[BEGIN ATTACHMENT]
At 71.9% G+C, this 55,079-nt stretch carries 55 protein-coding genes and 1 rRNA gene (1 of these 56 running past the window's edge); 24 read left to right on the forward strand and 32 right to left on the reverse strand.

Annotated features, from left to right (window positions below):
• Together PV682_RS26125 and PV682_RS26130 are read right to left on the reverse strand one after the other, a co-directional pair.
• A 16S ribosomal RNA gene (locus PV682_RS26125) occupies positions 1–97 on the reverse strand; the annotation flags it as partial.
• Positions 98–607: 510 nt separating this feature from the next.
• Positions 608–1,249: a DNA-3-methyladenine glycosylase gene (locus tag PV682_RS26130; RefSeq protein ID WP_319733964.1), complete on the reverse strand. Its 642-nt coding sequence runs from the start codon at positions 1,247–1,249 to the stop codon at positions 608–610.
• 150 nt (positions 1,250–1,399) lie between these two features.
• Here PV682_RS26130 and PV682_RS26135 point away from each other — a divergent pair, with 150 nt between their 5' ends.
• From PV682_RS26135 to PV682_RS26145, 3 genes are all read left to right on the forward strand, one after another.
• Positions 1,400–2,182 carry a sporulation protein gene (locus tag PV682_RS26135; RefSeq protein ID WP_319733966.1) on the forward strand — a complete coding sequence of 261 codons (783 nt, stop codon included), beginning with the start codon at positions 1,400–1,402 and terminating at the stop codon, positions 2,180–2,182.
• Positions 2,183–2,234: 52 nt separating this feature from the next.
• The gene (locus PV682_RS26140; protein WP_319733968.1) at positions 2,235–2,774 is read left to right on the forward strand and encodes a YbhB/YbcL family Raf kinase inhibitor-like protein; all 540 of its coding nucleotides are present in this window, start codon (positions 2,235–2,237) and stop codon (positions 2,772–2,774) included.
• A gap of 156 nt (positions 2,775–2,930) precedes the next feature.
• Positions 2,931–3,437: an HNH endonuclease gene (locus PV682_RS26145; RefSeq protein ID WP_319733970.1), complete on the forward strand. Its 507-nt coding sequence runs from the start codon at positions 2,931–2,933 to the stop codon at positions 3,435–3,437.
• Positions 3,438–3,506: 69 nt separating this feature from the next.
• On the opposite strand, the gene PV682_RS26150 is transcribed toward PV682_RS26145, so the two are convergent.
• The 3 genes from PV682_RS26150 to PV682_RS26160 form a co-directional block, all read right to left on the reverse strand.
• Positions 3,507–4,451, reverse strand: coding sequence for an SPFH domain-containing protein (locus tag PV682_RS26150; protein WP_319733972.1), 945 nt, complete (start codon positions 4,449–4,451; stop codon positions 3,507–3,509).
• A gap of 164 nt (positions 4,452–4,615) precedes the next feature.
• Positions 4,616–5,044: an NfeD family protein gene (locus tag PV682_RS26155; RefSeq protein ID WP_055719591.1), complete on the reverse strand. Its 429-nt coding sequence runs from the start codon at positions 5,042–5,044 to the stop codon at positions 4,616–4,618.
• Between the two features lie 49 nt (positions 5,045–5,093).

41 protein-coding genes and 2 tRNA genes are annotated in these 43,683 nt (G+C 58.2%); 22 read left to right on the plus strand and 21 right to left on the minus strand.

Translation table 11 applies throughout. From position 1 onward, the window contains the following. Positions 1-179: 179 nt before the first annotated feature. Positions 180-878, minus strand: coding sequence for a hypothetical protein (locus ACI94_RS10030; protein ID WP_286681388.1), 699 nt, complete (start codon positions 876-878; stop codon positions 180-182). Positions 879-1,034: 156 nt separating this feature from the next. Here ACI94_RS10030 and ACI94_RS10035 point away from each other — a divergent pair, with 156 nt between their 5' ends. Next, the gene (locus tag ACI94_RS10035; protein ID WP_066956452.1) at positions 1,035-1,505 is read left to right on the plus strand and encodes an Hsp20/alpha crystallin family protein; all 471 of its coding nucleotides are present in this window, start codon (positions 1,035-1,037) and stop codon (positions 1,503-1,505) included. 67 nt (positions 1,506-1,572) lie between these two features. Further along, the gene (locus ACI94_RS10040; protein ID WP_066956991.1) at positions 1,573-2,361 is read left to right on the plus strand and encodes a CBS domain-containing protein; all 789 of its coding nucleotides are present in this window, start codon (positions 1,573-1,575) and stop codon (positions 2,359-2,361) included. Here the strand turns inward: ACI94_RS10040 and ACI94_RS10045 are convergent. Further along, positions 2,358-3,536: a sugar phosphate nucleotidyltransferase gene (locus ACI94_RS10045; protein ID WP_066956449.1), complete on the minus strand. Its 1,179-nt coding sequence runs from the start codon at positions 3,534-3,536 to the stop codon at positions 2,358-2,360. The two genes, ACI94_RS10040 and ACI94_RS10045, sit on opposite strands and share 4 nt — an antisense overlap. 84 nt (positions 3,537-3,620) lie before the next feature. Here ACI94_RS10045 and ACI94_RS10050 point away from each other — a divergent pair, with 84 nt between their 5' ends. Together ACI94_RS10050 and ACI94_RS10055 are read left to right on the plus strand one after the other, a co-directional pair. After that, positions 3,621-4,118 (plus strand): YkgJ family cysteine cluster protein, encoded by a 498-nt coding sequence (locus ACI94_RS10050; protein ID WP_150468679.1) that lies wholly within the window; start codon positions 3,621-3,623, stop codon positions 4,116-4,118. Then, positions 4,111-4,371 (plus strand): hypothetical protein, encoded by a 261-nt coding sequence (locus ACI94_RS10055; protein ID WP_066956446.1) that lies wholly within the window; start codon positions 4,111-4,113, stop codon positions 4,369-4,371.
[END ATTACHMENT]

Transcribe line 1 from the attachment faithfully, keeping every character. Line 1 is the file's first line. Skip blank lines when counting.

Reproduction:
At 71.9% G+C, this 55,079-nt stretch carries 55 protein-coding genes and 1 rRNA gene (1 of these 56 running past the window's edge); 24 read left to right on the forward strand and 32 right to left on the reverse strand.